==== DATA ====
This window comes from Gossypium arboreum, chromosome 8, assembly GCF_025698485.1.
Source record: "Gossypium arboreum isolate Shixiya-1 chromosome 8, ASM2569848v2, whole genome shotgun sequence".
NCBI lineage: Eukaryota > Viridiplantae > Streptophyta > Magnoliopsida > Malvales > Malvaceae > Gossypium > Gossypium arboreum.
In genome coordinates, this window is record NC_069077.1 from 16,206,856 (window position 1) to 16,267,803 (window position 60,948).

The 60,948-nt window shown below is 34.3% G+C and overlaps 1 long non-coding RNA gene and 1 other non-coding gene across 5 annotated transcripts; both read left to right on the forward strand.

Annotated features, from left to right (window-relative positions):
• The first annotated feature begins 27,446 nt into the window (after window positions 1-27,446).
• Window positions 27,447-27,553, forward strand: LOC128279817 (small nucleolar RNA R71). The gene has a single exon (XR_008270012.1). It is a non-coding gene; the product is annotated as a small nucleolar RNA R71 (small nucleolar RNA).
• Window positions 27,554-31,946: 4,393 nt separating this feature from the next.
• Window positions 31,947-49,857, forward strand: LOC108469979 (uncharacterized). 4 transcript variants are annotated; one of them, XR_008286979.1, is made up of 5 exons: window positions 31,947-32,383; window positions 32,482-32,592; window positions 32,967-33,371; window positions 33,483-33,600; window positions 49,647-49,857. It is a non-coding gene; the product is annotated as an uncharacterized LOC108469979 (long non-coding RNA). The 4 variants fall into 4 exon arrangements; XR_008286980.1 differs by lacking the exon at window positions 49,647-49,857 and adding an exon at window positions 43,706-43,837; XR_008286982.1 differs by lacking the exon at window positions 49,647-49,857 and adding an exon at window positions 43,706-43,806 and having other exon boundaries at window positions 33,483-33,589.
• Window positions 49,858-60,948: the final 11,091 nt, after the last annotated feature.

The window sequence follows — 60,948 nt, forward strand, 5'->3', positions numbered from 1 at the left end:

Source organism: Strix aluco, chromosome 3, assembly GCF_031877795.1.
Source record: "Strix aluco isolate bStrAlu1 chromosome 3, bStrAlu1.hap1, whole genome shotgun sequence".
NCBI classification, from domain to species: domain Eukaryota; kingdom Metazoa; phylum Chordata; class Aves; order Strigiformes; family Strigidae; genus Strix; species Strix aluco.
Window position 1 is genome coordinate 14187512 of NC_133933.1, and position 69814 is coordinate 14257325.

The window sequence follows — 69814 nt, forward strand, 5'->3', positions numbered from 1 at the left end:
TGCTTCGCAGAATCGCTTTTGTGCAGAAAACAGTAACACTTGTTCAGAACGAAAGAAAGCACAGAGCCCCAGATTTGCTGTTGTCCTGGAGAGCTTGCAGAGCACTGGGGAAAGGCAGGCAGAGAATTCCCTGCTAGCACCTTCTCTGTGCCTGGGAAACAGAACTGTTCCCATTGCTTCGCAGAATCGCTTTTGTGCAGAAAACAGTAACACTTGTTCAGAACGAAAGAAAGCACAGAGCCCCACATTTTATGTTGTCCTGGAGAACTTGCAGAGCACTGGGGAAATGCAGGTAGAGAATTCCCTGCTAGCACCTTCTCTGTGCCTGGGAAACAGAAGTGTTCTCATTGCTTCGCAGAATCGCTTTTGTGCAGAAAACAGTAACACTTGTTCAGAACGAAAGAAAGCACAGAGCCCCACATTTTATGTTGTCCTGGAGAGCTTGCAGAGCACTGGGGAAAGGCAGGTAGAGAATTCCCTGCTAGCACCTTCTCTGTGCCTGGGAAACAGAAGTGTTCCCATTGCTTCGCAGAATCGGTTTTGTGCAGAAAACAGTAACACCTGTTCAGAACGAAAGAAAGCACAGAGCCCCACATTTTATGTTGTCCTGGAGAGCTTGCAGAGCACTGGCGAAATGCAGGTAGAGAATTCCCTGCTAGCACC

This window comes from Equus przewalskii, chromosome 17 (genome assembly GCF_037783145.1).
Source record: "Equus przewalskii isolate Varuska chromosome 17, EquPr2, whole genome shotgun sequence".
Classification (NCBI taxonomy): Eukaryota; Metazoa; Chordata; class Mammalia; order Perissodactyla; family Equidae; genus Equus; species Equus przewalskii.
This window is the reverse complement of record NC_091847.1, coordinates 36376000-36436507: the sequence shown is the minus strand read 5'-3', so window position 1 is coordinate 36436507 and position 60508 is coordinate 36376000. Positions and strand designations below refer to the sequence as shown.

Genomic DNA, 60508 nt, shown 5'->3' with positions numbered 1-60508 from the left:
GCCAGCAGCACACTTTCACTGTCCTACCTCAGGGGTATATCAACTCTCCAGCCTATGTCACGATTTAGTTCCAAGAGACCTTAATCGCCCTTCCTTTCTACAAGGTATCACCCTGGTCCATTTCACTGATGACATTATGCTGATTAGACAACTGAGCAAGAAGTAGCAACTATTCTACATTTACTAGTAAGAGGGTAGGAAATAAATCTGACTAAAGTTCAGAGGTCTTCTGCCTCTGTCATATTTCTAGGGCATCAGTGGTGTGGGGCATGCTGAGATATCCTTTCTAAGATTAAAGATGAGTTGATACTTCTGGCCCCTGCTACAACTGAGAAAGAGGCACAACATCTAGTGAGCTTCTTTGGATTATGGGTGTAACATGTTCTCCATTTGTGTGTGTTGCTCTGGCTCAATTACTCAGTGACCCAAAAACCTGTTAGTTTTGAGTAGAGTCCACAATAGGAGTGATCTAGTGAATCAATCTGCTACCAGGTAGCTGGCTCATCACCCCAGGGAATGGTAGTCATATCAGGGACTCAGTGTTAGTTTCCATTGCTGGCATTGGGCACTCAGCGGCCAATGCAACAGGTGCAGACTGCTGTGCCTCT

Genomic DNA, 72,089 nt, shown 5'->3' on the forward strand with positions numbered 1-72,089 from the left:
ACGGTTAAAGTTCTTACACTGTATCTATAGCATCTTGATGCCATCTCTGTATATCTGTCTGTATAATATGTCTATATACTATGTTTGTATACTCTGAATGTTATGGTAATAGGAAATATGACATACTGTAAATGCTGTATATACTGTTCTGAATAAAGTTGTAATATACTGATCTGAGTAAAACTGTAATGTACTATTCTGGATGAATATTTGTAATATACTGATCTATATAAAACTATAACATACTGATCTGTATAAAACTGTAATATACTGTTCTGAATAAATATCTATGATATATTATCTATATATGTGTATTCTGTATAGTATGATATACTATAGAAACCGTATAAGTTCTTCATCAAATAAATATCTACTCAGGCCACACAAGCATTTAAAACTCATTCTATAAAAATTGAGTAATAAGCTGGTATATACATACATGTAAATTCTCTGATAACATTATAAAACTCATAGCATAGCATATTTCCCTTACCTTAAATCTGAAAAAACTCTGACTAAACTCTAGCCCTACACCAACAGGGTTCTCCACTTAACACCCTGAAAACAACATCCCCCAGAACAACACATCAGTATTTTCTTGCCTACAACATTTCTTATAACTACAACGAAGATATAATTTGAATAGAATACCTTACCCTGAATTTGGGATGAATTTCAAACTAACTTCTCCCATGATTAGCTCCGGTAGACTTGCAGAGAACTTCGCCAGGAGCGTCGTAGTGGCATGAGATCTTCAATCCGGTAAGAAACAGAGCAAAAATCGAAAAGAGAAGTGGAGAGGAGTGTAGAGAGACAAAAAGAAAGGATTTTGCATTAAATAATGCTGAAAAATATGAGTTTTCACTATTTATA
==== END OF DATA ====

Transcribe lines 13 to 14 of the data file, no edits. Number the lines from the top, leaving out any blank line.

Source organism: Strix aluco, chromosome 3, assembly GCF_031877795.1.
Source record: "Strix aluco isolate bStrAlu1 chromosome 3, bStrAlu1.hap1, whole genome shotgun sequence".